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Cherokee Near Fort Loudoun TN

March 25, 2017 all-day
Clayton Ctr for the Arts
502 E Lamar Alexander Pkwy
Maryville, TN 37804
reserved 25.00 general admission 15.00

Compiled by Jim Moyer on March 17, 2017

If you go



Tanasi 1796,”

a docudrama recounting

early East Tennessee history, 1756-1796



Matinee, 2 p.m., evening, 7:30 p.m.


March 25, 2017



Clayton Center for the Arts,

Maryville College Campus,

502 E. Lamar Alexander Parkway, Maryville



Each performance, $25 reserved, $15 general admission



Call 865-981-8590





Photo taken at a Mason Dixon line event…but this picture is used to show the Whites surveying Indian land

The docudrama is set in 1796,

as the two main characters —

David Black’s ancestor,

Captain Joseph Black of Blount County,

representing the early settlers,

and Cherokee Peace Chief Attakullakulla,

representing the Cherokee —

tell their stories of events

spanning the time frame

from the construction of Fort Loudoun in 1756

during the French and Indian War

through the adoption of the Constitution

for the prospective entry of Tennessee

as the 16th state of the United States in 1796.


The story is augmented by period music

from the Cherokee flutist, Randy McGinnis,

and fiddle/violin player Conny Ottway.


The live production features performances by

Joseph Casterline as Joseph Black,

Robert Rambo as Attakullakulla,

Steve Ricker as Ensign Andrew Evans and

Mark Halback as the Rev. Samuel Doak.


Visual presentation features

the period art of acclaimed artists

David Wright,

Richard Luce,

Lloyd Branson and others.


Director is Michael Kull.


“The program talks about both

the pioneer and the early Tennessee people

and it also talks about the Cherokee

and what they were expecting and

the interaction between the two,” Simon said. “

Then, finally, it talks about what happened to both.

David ends it with a dedication

to the early settlers who are buried

in the Blount County and surrounding area.”


More to see


Simon said, “This year, we decided

to expand it a little bit,

so we’re going to have more

musicians walking around

playing ahead of time before each program,”

a matinee at 2 p.m. and

an evening performance at 7:30 p.m.

“We have a bagpiper, we have some fiddlers,

a drummer, some dulcimer players.

They will be walking around and playing.

We have more re-enactors from the Overmountain Men,”

portraying American frontiersmen

who took part in the Battle of Kings Mountain in 1780.

“They had such a good time last year

that they wanted to do it again, too.”


About 25 organizations are planning foyer displays,

including Overmountain Victory Trail Association; Tennesseans for Living History; Museum of East Tennessee History; Mary Blount Chapter, Daughters of the American Revolution; Stephen Holston Chapter, Sons of the American Revolution; Blount County Genealogical and Historical Society; New Jersey Light Infantry Fife and Drum Company; Great Smoky Mountains Heritage Center; Sequoyah Birthplace Museum; Blount Mansion Association; Fort Loudoun State Historic Park; Governor John Sevier Historical Society; Greenback Historical Society; and Pellissippi State Community College.


Simon said David Crockett’s rifle, owned by Joe Swann, will be on display.













“Tanasi (Cherokee: ᏔᎾᏏ, translit. Tanasi) (also spelled Tanase, Tenasi, Tenassee, Tunissee, Tennessee, and other such variations)

was an historic Overhill Cherokee village site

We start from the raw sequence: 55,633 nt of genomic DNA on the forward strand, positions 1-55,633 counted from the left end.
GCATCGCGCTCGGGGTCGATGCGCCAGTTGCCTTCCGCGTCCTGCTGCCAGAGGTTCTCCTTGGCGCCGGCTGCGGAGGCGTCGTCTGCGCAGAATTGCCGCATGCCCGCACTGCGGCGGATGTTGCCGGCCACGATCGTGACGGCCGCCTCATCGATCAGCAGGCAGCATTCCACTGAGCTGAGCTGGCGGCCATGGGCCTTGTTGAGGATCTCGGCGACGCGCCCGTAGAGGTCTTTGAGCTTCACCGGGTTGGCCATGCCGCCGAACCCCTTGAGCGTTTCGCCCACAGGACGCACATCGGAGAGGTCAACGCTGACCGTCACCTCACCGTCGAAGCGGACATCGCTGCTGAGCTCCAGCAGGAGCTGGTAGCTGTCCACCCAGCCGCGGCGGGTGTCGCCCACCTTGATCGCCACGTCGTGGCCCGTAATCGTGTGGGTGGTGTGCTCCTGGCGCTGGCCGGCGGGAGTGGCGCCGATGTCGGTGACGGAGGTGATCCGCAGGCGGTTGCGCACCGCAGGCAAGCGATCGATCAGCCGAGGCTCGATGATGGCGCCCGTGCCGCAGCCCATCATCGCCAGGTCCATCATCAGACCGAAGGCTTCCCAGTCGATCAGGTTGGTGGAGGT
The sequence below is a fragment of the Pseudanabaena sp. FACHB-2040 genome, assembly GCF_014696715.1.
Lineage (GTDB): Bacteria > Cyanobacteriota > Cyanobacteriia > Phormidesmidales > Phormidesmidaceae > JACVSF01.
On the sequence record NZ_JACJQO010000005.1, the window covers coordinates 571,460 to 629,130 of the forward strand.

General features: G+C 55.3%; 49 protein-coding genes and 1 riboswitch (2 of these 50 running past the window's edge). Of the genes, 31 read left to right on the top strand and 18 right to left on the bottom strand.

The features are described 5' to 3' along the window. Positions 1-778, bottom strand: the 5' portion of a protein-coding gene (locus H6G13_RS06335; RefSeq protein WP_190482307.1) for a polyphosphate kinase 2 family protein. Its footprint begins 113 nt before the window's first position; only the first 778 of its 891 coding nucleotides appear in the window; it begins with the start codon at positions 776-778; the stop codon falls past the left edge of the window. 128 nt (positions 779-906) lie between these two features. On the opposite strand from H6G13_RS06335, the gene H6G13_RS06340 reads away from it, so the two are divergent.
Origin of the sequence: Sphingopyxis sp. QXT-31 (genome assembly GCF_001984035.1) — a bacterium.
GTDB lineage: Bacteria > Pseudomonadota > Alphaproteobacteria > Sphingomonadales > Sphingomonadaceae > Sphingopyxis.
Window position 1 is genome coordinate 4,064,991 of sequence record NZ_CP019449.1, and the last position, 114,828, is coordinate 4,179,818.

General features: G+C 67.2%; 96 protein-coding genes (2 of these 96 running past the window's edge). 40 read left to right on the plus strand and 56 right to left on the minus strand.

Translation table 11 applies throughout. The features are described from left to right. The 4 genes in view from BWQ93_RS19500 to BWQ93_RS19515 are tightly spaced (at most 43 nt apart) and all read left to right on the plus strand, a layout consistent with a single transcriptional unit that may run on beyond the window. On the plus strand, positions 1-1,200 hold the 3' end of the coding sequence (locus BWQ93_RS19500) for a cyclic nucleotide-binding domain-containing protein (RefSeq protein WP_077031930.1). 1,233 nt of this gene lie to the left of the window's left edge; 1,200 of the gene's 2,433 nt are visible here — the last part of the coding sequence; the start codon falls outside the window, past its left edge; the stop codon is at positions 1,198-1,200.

in present-day Monroe County, Tennessee,

in the southeastern United States.

The village was the namesake for the state of Tennessee.

Abandoned by the Cherokee in the 19th century,

since 1979 the town site has been submerged

by the Tellico Lake impoundment of the Little Tennessee River.

Tanasi served as the de facto capital of the Cherokee

from as early as 1721 until 1730,

when the capital shifted to Great Tellico




Click on Backspace arrow to come back here






To see the Tanasi Memorial

Navigate Google Car with your Mouse or Touchscreen.









(Cherokee, Ata-gul’ kalu; often called Little Carpenter by the English) (c. 1708–1778) was an influential Cherokee leader and the tribe’s First Beloved Man, serving from 1761 to around 1775. His son was Dragging Canoe, a leader of the Chickamauga Cherokee.





Captain Joseph Black


In September of 1780,

Col William Campbell’s regiment mustered

at Black’s Fort then joined Tennessee regiments

at Watauga Sycamore Shoals

in the first Volunteer military expedition.

Joseph Black was a Lieutenant

in Captain Dysart’s company of the Campbell regiment.

They tracked the British to King’s Mountain where,

for the first time, the patriots soundly

defeated the British on Saturday October 7, 1780.

George Washington was surprised

that such an armed force could be raised

from over the mountain and pleasantly surprised

that the British were so soundly beaten.
Upon their return to Abingdon, Virginia,

the soldiers learned that the Cherokee

had used the absence of the men to plunder

numerous homesteads.

General Martin’s wife,

a sister of one of the Cherokee chiefs,

asserted that this time, it was not just a few renegades,

but some of the chiefs involved in the raids.

Many of the soldiers rallied again

to bring revenge upon the Cherokees.

The settlers defeated the Cherokees

at the battle of Boyd’s Creek.

On Christmas Day 1780,

the soldiers rode through the cities

of the Overhill Cherokee

on the Little Tennessee River

burning homes and destroying crops.

During the return to Black’s Fort,

the soldiers scouted the land south

of the French Broad where several would later settle.


On June 16, 1792, Joseph Black Sr.

was commissioned as captain

in the Knox County Tennessee Militia

by Territorial Governor William Blount,

















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